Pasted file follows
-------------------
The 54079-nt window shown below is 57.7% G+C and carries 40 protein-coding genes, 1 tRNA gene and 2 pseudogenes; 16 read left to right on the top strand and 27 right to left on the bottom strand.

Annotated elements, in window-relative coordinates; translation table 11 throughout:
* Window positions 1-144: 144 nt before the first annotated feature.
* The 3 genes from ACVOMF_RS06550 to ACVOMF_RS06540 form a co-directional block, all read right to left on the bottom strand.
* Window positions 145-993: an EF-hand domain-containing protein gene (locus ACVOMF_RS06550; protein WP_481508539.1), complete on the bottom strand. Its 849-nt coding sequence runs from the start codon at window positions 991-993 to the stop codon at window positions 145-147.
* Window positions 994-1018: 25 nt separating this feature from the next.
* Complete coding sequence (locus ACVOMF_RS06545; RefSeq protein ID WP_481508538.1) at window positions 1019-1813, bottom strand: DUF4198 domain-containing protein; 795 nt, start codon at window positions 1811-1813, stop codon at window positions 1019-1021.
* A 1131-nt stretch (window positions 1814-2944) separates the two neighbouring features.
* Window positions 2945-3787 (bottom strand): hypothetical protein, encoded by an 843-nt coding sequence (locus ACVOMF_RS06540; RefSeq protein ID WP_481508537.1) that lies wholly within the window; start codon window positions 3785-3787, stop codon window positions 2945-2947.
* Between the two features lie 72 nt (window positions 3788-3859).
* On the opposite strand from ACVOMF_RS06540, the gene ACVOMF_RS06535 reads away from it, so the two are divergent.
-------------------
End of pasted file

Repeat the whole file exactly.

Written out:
The 54079-nt window shown below is 57.7% G+C and carries 40 protein-coding genes, 1 tRNA gene and 2 pseudogenes; 16 read left to right on the top strand and 27 right to left on the bottom strand.

Annotated elements, in window-relative coordinates; translation table 11 throughout:
* Window positions 1-144: 144 nt before the first annotated feature.
* The 3 genes from ACVOMF_RS06550 to ACVOMF_RS06540 form a co-directional block, all read right to left on the bottom strand.
* Window positions 145-993: an EF-hand domain-containing protein gene (locus ACVOMF_RS06550; protein WP_481508539.1), complete on the bottom strand. Its 849-nt coding sequence runs from the start codon at window positions 991-993 to the stop codon at window positions 145-147.
* Window positions 994-1018: 25 nt separating this feature from the next.
* Complete coding sequence (locus ACVOMF_RS06545; RefSeq protein ID WP_481508538.1) at window positions 1019-1813, bottom strand: DUF4198 domain-containing protein; 795 nt, start codon at window positions 1811-1813, stop codon at window positions 1019-1021.
* A 1131-nt stretch (window positions 1814-2944) separates the two neighbouring features.
* Window positions 2945-3787 (bottom strand): hypothetical protein, encoded by an 843-nt coding sequence (locus ACVOMF_RS06540; RefSeq protein ID WP_481508537.1) that lies wholly within the window; start codon window positions 3785-3787, stop codon window positions 2945-2947.
* Between the two features lie 72 nt (window positions 3788-3859).
* On the opposite strand from ACVOMF_RS06540, the gene ACVOMF_RS06535 reads away from it, so the two are divergent.